The lights are on
2011 was one of Sony's best years in terms of first-party software releases. The company released many titles, such as LittleBigPlanet 2, Killzone 3, Uncharted 3, and Infamous 2. Sony also released its newest handheld, the PlayStation Vita, in late December in Japan. The Vita launches in North America and Europe later this month. We talked to the president of Sony's Worldwide studios Shuhei Yoshida about what the company learned from the Vita's Japanese launch and the mistakes they hope to correct this year.
Game Informer: I first wanted to get your thoughts on the PlayStation Vita launch in Japan. It started out pretty well, but every week it seemed sales dipped and dipped.
Shuhei Yoshida: In terms of sales, yes. But it’s within our expectation. It didn’t hit our highest expectations, however. From that standpoint it’s disappointing. But when you look at the market in Japan today, it’s a very strong portable market as you know, and the PSP is still very strong and lots of new games come out for it. So PSP is still very relevant. And of course 3DS had the perfect storm of top quality games for Christmas with the reduced price.
Considering all of that, with the numbers we have seen in terms of sell–through, I am very happy.
What have you learned from the Japan launch of the Vita that you might look to remedy for North America and Europe later this month?
There are two major differences. One is the type of lineup that we had for the launch. Games like Uncharted are not a big name in Japan. Hopefully it’s growing in awareness like Call of Duty or Grand Theft Auto. It’s not like this game will sell a million units. Gamers in Japan want games catered to their tastes. From that standpoint we didn’t have a strong lineup for the Japanese market.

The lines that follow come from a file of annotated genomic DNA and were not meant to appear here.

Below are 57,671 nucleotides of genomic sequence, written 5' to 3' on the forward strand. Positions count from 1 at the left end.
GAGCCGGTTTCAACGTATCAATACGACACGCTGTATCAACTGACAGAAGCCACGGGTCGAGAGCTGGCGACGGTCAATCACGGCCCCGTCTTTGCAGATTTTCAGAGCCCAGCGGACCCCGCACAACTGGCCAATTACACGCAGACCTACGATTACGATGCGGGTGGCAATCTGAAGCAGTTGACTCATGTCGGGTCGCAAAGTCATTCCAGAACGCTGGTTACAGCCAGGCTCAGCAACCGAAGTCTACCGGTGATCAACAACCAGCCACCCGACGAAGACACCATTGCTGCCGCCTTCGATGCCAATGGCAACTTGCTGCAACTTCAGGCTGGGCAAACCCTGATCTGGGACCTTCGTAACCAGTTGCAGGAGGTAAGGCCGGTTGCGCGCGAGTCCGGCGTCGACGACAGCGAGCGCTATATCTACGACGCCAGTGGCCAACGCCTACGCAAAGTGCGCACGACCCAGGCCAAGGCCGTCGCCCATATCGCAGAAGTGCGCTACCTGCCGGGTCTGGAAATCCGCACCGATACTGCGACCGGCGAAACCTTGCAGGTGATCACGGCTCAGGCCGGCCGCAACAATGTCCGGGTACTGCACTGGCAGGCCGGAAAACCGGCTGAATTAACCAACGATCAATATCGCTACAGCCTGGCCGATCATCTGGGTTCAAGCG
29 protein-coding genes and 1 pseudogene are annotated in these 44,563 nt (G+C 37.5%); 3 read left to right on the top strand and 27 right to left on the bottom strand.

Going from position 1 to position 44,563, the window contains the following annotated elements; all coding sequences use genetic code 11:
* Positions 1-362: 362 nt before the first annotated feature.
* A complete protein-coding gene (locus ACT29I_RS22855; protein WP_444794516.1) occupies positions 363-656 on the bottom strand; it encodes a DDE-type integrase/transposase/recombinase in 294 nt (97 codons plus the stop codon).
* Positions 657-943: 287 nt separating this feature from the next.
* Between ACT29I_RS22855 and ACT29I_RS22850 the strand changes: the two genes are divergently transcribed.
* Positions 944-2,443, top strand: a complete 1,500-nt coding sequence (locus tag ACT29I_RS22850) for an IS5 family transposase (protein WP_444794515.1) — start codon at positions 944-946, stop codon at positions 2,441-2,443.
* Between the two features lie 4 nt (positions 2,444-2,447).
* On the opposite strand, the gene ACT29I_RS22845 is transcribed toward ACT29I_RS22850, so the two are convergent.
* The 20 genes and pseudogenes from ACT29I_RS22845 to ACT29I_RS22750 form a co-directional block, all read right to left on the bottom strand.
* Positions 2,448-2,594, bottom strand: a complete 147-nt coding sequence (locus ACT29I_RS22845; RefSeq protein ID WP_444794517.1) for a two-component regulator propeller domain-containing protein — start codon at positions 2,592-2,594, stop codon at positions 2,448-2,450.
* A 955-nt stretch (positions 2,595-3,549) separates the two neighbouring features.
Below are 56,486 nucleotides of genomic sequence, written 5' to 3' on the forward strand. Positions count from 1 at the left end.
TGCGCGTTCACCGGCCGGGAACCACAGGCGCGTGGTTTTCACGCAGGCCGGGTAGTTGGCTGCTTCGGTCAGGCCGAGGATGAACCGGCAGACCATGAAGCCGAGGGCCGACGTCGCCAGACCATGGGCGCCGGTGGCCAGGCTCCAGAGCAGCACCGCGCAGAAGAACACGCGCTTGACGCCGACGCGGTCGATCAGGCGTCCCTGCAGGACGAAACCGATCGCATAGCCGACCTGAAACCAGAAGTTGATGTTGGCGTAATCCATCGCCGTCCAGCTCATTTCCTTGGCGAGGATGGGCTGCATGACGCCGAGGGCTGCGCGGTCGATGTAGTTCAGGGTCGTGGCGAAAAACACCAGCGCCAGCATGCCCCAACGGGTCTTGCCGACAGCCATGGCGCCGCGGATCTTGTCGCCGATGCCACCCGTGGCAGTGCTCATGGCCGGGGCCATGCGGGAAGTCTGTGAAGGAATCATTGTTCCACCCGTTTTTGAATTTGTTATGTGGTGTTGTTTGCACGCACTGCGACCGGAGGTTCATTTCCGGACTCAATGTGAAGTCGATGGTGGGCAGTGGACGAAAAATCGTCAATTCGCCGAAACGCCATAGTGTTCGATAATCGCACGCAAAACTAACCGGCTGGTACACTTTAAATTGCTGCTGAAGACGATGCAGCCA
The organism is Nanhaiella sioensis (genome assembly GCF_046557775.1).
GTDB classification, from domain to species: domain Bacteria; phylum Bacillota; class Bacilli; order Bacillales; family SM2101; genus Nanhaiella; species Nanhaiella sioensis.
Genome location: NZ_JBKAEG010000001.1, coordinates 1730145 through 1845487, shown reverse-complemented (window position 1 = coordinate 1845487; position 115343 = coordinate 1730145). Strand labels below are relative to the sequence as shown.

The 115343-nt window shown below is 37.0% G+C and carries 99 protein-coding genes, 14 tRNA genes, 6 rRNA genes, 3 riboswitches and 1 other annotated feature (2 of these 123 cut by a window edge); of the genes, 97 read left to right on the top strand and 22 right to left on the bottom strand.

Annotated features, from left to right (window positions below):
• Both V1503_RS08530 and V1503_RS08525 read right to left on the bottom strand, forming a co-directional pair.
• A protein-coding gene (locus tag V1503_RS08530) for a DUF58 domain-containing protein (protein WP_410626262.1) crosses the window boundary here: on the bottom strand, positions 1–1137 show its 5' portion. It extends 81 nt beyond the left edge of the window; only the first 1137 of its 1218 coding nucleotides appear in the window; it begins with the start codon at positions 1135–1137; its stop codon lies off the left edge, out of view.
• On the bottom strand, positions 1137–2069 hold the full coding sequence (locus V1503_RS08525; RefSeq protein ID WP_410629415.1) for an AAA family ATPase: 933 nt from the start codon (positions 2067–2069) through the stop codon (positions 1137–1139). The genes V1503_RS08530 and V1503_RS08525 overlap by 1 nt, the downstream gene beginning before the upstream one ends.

The second is the PSP. We’re advertising PSP on TV while advertising Vita. So it’s three portables in Japan.
I’m cautiously optimistic. We’ll have to see how the launch goes. In terms of what we have as a foundation as a platform, we’re envisioning this as a seven or eight year platform and are very happy with what we have today and can improve upon it.
Can you give any perspective on how the digital sales of Vita games are doing?
It’s a growing number. We are not specifying numbers, but it’s certainly higher than what we have on other platforms. Digital PSP games jumped. As more people find out how convenient digital games are on the system, my prediction is the ratio goes higher.
Do you think digital Vita sales will outperform retail sales in the Vita’s life?
If our digital platform becomes as strong as we are hoping to be, meaning lots of smaller games get created for the Vita market, I could see that happening within the life cycle of the Vita. If the majority of games coming to Vita are still console-sized games, the majority of sales will stay at the retail level.
There’s a lot of talk about Fumito Ueda leaving Team Ico and the state of Sony’s Japan studios...
Ueda-san has never left the team. It’s a change of his work status from being an employee to working as a contract. We discussed and made it more clear about his role and his creative input and how he works, but he hasn’t changed his presence; he comes to the office. It’s being talked about as if he left the game, but that never happened.
But in terms of the state of the studio in Japan, we have a new head of studio, Allan Becker. He’s been with PlayStation from the beginning. He founded Sony Santa Monica studio. I asked him to move to Japan to instill his philosophy of making games. He's also bringing these two different cultures together. He started in April last year as the head of the Japan studio and has already made a big impact.